Former South Canterbury Finance chief executive Lachie McLeod asked that a $15 million loan to his family trust not be linked to his name in a company prospectus, the High Court has been told.
The trial of former SCF directors Ed Sullivan, Robert White and McLeod continued yesterday before Justice Paul Heath in the High Court in Timaru.
Former SCF group accountant Terrance Hutton gave the last of his evidence for the defence and faced cross-examination.
In an email to Hutton, McLeod asked about a loan of $15.412m from SCF to his family trust.
"Terry, [I'm] obviously trying to avoid my loan as a related party and need to flesh it out fully. If we can't, the loan is under Seadown Dunvegan Ltd [McLeod's family trust]. That will avoid my name being directly in prospectus which would be wise in this environment."
Hutton responded that the auditors would be interested in the loan.
"There will be other issues though in relation to the interest rate because it is below our cost of funds. I'm pretty certain the auditor will want to see this."
The loan was said to be to allow McLeod to buy shares in Southbury.
Under cross-examination, Hutton was asked if loans to directors needed to be disclosed as there was a risk they would be done on "sweetheart terms".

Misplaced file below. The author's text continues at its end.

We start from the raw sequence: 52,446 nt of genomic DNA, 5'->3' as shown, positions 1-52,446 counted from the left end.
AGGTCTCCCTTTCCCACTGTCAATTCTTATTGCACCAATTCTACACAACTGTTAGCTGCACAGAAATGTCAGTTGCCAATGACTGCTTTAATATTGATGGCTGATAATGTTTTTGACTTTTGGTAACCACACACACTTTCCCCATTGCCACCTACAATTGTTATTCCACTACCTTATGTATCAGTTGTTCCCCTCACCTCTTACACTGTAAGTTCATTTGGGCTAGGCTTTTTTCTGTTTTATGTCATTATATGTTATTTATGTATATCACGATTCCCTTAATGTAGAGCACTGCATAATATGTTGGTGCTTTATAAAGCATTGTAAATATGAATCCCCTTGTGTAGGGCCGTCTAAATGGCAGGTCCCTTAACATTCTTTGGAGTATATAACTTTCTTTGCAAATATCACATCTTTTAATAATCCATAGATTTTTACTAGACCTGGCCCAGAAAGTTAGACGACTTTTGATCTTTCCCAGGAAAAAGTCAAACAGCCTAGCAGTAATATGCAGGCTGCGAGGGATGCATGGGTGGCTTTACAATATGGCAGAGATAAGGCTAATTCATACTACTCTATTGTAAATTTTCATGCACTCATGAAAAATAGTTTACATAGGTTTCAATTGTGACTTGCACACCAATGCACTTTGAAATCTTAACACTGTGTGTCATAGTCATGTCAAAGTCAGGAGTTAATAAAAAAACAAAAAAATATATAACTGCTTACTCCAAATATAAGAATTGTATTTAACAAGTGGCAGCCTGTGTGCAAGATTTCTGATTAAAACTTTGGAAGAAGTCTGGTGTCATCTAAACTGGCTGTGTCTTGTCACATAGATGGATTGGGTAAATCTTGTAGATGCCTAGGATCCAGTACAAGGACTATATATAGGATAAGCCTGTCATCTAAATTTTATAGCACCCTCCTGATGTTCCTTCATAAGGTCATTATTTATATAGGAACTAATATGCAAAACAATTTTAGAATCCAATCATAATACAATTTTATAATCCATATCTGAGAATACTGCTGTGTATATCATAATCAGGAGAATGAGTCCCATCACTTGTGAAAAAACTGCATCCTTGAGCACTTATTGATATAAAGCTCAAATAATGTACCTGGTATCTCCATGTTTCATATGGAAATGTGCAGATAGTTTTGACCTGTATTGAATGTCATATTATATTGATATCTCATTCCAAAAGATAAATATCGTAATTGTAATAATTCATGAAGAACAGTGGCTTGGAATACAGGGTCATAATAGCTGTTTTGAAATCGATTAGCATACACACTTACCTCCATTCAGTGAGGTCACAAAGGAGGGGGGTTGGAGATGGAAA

Hutton agreed and said that was why disclosure was required.
Prospectus 59 was focused on as it was sent to Treasury as part of SCF's application to enter the Crown deposit guarantee scheme.
This led to the biggest charge in the case, as the Crown argues false information was used to get into the scheme, which paid out $1.58 billion when SCF collapsed in 2010.
Hutton told the court on Wednesday that the late chairman Allan Hubbard would use parent company Southbury to buy out related party loans to get them off the books.
Justice Heath asked if the movement of loans was a case of window dressing.
"Is that a fair description to apply to what was going on when Southbury was acquiring loans before balance date and then drawing down past balance date?"
Hutton agreed it was window dressing.
Due to Hubbard's aversion to declaring related party loans, Justice Heath asked Hutton if investors reading the prospectus ever knew the real quality of the loans.
"He [Hubbard] had more control over these entities, he knew the related party, and he saw that as stronger lending than third party lending," Hutton said.
Justice Heath replied, "To put it colloquially, ‘trust me, I know what I'm doing'."
Counsel for the Crown raised concerns Hutton was giving evidence discussing Hubbard.
"Well he's [Hubbard] not available anyway," Justice Heath said.
Later in the day the smell of smoke in an office area prompted an evacuation of the courthouse.
However, it appeared to be a false alarm.
- The Timaru Herald
Does New Zealand have too many meatworks?Related story: Some meatworks 'need to close'